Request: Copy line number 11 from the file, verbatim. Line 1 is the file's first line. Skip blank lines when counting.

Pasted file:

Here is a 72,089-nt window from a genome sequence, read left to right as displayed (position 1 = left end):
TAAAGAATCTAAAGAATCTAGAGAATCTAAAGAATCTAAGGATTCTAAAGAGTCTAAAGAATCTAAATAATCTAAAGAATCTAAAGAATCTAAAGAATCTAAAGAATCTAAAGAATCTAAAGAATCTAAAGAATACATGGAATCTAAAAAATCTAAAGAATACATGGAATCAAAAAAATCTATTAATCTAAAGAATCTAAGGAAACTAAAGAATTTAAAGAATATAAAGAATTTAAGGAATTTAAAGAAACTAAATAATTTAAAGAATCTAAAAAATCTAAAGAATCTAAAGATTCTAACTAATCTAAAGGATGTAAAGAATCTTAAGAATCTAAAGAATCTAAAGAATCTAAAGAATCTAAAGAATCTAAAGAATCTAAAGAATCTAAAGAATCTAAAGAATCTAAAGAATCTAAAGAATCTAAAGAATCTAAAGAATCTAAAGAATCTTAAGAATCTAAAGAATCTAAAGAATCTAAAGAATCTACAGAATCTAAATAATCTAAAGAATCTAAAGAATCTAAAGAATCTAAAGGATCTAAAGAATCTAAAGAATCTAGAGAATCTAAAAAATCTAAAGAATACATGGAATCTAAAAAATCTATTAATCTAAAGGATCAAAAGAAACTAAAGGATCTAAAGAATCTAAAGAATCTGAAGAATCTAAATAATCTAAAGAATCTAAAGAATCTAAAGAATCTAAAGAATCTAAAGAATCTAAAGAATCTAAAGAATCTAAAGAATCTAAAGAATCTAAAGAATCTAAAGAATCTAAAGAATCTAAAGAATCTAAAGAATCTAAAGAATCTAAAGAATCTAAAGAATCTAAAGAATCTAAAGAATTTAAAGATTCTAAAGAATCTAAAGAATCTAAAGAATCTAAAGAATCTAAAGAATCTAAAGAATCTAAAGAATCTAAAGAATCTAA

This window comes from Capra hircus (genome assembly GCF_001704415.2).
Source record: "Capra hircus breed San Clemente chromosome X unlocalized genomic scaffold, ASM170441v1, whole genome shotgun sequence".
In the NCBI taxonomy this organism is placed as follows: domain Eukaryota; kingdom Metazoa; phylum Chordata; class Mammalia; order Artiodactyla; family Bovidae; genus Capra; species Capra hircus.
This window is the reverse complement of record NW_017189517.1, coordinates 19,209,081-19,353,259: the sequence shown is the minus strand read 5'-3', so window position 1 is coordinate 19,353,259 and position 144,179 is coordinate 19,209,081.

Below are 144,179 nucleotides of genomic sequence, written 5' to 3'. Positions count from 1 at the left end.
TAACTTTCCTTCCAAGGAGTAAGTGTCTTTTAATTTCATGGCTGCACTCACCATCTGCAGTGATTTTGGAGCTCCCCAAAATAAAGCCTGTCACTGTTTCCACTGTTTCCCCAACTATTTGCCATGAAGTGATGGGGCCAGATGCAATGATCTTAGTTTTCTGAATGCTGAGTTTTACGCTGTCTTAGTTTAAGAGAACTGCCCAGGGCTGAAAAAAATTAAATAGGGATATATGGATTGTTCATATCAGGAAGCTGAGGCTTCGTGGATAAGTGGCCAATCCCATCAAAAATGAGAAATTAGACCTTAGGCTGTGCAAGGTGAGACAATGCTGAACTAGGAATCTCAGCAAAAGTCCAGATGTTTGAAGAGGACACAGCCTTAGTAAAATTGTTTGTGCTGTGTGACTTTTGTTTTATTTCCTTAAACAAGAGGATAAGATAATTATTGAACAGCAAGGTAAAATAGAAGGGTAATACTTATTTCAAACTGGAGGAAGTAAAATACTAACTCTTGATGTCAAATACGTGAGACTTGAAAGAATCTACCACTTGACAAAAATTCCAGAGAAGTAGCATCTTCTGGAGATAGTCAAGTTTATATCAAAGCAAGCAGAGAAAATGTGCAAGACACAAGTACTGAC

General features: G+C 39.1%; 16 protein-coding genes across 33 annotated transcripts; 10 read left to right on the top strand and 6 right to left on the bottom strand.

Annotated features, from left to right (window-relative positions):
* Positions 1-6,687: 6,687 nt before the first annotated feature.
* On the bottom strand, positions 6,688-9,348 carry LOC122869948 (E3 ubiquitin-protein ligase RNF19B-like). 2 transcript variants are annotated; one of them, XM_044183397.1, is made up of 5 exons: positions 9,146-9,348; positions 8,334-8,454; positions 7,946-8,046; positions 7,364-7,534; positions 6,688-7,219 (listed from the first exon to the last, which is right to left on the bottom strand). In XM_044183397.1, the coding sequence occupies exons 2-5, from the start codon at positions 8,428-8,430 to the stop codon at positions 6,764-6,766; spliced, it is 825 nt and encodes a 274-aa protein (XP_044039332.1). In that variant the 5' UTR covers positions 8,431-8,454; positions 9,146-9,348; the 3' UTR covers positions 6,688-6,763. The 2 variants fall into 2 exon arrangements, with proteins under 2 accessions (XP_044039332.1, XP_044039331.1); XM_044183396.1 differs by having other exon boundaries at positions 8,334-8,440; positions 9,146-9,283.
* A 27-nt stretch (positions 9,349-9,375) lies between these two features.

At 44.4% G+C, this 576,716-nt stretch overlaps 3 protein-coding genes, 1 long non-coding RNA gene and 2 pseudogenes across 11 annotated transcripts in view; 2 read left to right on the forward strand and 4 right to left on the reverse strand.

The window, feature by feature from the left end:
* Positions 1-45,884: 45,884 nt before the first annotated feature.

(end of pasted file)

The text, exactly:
* Positions 1-6,687: 6,687 nt before the first annotated feature.